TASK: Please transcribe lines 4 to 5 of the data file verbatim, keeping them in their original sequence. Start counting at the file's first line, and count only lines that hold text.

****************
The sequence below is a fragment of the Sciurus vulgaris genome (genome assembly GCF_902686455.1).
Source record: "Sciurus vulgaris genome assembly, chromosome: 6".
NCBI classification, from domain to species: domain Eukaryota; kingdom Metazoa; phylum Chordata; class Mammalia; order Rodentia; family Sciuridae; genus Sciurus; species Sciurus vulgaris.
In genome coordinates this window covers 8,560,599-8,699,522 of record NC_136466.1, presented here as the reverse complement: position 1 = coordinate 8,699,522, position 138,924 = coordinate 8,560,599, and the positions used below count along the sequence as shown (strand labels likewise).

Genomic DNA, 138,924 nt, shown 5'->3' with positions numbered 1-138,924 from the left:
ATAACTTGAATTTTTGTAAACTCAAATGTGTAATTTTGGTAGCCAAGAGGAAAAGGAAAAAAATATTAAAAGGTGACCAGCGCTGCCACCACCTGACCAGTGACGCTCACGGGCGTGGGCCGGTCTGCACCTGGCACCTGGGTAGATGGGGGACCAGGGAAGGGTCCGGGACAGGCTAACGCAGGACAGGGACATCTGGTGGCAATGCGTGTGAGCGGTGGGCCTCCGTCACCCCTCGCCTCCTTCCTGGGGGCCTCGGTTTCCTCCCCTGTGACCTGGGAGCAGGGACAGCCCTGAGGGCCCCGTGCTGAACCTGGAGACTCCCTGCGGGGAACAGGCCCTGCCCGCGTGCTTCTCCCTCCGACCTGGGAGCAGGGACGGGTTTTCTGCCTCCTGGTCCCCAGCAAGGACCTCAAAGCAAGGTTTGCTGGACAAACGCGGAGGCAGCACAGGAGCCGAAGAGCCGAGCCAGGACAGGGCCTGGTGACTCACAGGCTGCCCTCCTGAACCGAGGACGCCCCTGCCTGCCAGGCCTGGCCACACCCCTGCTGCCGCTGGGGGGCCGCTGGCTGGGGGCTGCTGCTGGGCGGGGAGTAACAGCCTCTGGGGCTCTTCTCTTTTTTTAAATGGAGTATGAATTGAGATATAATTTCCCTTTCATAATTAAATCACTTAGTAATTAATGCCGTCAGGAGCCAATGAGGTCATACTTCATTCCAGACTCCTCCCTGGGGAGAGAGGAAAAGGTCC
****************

In genome coordinates this window covers 8,560,599-8,699,522 of record NC_136466.1, presented here as the reverse complement: position 1 = coordinate 8,699,522, position 138,924 = coordinate 8,560,599, and the positions used below count along the sequence as shown (strand labels likewise).

Genomic DNA, 138,924 nt, shown 5'->3' with positions numbered 1-138,924 from the left: